Republican assails Obama 'reset' with Russia
Updated: 2011-10-26 09:04
* House speaker warns of Putin return to presidency
* Boehner wants pressure on Moscow over Georgia, Iran
* Says Obama has downplayed Russia's human rights abuses
WASHINGTON - The top Republican in the US Congress on Tuesday assailed President Barack Obama's "reset" policy with Russia as contrary to US interests and values, and urged him to rethink his approach in light of Vladimir Putin's impending return to the Kremlin.
US House of Representatives Speaker John Boehner, in a rare speech on foreign policy, warned that Russia's response to Obama's much-vaunted outreach was "nothing short of an attempt to restore Soviet-style power and influence."
Pushing for a tougher line, Boehner pressured Obama not to agree to Russia's accession to the World Trade Organization until Moscow settles a territorial dispute with neighboring Georgia, a US ally, stemming from their brief 2008 war.
In an address to the conservative Heritage Foundation think tank in Washington, he also urged the administration to do more to "compel" Russia to curb its ties with Iran, particularly on nuclear and missile technology, and called for a stronger effort to get Moscow to address human rights concerns.
"The United States should insist Russia 'reset' its own policies. If those appeals require teeth, the House stands ready to approve them," Boehner said.
Taking aim at the reengagement with Russia that Obama has touted as one of his top foreign policy achievements, Boehner voiced suspicion harbored by many US conservatives over the decision by Putin, a former KGB spymaster, to reclaim the presidency next year.
"Soon, Russia will be officially led by someone known to harbor intense Soviet nostalgia," he said.
Boehner's speech, at a time when Republicans are deadlocked with Obama over domestic policy, sought to raise fresh doubts over the Democratic president's global leadership and broaden the assault on his record beyond his economic stewardship.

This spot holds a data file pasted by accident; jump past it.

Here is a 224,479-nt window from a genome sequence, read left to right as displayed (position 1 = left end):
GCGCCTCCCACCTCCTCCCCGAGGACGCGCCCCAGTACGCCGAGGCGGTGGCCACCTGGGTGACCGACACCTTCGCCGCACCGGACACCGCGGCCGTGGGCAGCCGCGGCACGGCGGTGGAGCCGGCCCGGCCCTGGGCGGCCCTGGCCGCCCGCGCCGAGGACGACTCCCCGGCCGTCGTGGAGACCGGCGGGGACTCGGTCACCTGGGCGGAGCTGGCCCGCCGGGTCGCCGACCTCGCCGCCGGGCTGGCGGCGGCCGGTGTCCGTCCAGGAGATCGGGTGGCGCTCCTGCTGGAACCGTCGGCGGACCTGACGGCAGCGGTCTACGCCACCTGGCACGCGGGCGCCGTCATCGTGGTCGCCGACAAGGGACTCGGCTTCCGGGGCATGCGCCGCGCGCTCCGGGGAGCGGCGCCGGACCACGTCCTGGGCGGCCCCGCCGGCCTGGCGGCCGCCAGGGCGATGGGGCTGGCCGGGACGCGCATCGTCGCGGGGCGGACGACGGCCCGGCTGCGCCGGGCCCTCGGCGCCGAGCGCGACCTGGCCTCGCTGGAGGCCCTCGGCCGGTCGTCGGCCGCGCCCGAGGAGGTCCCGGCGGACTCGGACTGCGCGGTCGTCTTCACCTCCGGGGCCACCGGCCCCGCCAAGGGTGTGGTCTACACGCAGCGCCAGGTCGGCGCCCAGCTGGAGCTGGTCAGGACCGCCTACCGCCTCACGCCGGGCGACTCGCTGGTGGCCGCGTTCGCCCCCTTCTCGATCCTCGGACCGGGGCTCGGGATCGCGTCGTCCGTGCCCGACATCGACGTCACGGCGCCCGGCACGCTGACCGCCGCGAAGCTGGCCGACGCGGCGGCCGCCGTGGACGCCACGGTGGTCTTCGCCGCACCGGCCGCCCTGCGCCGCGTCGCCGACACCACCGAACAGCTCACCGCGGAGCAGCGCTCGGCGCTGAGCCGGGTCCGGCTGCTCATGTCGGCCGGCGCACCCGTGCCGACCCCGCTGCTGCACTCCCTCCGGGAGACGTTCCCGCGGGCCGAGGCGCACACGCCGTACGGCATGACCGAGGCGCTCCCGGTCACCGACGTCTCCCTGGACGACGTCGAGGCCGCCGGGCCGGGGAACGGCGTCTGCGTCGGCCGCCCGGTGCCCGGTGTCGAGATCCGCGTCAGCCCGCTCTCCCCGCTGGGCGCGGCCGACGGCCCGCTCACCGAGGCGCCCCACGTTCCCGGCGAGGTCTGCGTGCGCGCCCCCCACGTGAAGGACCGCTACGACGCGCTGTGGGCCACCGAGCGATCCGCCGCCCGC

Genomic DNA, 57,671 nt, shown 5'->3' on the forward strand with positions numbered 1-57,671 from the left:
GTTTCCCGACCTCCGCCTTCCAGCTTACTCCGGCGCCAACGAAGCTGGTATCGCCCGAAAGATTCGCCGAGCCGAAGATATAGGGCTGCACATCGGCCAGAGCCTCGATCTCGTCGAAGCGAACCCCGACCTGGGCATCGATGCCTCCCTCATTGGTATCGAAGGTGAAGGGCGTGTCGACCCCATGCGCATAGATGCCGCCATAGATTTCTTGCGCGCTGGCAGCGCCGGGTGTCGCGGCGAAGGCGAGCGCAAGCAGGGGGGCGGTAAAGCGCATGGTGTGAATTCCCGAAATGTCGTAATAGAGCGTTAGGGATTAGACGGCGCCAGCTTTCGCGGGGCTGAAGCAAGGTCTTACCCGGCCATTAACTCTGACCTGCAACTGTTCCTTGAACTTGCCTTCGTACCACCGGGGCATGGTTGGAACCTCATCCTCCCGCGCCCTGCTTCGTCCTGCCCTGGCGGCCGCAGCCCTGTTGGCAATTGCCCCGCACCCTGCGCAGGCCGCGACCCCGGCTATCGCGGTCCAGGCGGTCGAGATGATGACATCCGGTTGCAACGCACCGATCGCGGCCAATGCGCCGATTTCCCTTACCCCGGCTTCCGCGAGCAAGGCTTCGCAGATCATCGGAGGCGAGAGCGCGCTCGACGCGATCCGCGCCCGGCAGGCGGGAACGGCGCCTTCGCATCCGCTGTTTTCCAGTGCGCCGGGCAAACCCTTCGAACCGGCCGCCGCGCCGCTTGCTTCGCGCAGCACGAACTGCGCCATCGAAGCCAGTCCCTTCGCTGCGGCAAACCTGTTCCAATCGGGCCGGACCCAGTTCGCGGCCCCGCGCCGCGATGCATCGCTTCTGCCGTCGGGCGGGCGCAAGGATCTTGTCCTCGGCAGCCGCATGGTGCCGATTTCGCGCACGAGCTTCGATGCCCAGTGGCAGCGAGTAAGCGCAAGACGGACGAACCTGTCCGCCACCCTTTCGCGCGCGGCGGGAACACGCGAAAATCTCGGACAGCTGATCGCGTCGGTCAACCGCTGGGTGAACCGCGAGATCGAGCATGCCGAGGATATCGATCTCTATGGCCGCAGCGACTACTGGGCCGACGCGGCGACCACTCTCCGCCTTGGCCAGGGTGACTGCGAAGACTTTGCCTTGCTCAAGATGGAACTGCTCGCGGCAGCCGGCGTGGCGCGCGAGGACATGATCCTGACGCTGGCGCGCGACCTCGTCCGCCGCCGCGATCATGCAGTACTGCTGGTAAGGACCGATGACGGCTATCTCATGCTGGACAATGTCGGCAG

There was no immediate White House reaction.
But polls show foreign policy is likely to gain little traction in the 2012 election campaign, when concerns over the stagnant US economy and high unemployment are expected drive voters' decision whether or not to give Obama a second term.
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Boehner said that since Obama took office nearly three years ago, Russia "has been the beneficiary of American outreach and engagement."
He said Russia, in response, has "continued to expand its physical, political and economic presence," uses its vast energy resources as a political weapon and "plays ball with unstable and dangerous regimes."
With Putin -- who held the presidency from 2000-2008 -- apparently assured of returning to office in the March election, Boehner said: "It's only appropriate to ask whether the Obama administration will now reconsider its policy toward Russia."
The White House has insisted that the reset in relations would remain on track despite the looming leadership reshuffle in Moscow.
Analysts say that even though Putin has been the power behind the scenes, his return to the presidency could undermine some progress achieved under his protege, President Dmitry Medvedev, in reconciling the former Cold War foes.
There are also doubts whether Putin, known for a more nationalistic tone and strident anti-US rhetoric, will be able to develop much of personal rapport with Obama, who worked well with the technocratic Medvedev.
"I'm not here to argue for open conflict, or against productive engagement," Boehner said, citing potential cooperation on arms control, counterterrorism and trade.
But he made clear his view that Obama's approach had neglected human rights and political reform in Russia.
"We cannot sacrifice values or get away with walling off our interests from our moral imperatives," Boehner said. "Instead of downplaying Russia's disregard for democratic values and human rights, we should call on them and call them out on it. Publicly, forcefully, frequently."
International human rights activists have criticized the administration for not taking a strong enough stand on the issue with world powers like Russia.
The White House insists that Obama speaks out when necessary while reserving some of his toughest language for private talks with leaders.